High speed rail executives on hotseat as latest plan undergoes California lawmaker review
High speed rail officials came under pointed questioning in Sacramento Monday as state lawmakers sought answers to questions about the latest plan for the bullet train.
A state Senate oversight committee probed into why officials scrapped plans to build the bullet train route in Southern California first, deciding instead that the $64 billion project — already beset by delays and cost overruns — would begin in the north instead.
Lawmakers also pointed to a glaring omission: officials still have no funding plan to complete the southern section of the San Francisco to Los Angeles route.
State Sen. Jim Beall, a Democrat representing San Jose, was hungry for more details.
"I'd like to see [the plan] beefed up. You’re a little soft in my opinion. I want more beef," he said.
The shift in construction plans also spurred Assemblyman David Hadley, a Republican whose district is in the South Bay, to introduce a bill that would divert cap and trade funds from the train and redirect them to local transit projects in the Los Angeles area.
"The purpose of the bill is to make sure cap and trade funds are spent in a way consistent with the 2014 budgeting process," he said.
Hadley said cap and trade revenues promised for the project were predicated on the idea that the train would alleviate pollution for disadvantaged communities in Southern California, where the first section of the completed train was originally intended to run.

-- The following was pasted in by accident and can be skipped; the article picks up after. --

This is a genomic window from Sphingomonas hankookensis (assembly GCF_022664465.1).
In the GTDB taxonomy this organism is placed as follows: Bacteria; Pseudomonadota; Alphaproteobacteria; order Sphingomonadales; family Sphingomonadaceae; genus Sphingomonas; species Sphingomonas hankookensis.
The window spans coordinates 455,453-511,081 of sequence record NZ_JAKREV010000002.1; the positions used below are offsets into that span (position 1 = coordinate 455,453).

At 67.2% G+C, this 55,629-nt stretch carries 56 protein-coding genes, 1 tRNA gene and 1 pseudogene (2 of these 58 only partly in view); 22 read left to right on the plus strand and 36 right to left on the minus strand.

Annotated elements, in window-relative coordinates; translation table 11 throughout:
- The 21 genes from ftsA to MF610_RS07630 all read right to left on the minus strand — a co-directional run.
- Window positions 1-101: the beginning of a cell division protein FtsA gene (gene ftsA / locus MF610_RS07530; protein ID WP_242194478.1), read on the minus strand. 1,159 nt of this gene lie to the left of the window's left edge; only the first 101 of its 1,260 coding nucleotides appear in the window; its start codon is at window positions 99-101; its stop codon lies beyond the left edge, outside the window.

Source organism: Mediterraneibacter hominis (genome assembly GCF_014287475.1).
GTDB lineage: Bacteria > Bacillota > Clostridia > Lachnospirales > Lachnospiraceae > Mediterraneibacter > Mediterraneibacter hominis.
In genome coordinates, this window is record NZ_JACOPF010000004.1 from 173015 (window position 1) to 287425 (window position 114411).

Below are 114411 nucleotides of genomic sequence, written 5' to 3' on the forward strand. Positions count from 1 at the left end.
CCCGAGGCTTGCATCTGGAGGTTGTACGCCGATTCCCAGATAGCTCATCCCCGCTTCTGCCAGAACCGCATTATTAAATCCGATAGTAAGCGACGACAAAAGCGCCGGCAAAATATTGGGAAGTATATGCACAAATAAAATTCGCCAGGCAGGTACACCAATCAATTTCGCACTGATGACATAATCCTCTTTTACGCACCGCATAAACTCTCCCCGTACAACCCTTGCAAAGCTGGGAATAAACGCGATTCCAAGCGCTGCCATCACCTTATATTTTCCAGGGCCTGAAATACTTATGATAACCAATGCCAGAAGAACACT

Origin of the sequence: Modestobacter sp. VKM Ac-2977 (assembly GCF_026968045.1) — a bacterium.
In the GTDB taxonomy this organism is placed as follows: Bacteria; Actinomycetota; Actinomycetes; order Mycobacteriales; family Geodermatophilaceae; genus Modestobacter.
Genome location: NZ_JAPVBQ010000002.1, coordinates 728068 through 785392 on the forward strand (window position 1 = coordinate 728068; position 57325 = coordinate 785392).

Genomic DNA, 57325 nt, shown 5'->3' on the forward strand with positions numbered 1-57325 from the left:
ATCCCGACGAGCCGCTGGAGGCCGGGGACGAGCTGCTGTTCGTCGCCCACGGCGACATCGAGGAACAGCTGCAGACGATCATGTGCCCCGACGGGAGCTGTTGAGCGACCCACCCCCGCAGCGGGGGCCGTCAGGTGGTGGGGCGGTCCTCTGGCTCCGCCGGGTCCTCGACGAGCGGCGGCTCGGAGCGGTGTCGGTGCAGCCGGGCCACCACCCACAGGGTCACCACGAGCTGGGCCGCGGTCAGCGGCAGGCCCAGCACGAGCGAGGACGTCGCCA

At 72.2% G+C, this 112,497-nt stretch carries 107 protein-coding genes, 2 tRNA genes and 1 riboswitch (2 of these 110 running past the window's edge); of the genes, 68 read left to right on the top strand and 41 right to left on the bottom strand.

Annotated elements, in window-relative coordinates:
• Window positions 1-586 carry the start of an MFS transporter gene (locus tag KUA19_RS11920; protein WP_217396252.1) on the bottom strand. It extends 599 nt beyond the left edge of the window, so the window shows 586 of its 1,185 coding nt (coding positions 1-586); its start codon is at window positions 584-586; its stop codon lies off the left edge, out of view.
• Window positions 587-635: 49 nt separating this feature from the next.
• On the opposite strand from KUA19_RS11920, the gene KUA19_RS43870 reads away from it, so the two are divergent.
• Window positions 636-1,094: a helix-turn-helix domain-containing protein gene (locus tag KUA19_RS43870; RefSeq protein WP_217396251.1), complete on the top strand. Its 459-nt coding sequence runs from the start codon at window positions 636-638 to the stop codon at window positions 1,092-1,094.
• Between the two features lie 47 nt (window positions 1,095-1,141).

The California High Speed Rail Authority issued a statement disputing Hadley’s assertion: “The California High-Speed Rail Authority is moving forward to build and operate the high-speed rail program in accordance with all laws and requirements, including benefitting disadvantaged communities throughout California.”
Hadley's bill has little chance of advancing in the Democratic-controlled legislature. But like many Republicans, Hadley opposes the train altogether and said he hears similar discontent from his constituents.
"The project has lots of problems no matter where you start," Hadley said.
Critics are also collecting signatures for a ballot measure to defund the train and use the remaining $8 billion in bonds for water infrastructure, although a recent poll found a majority of Californians still support the project.
This story has been updated.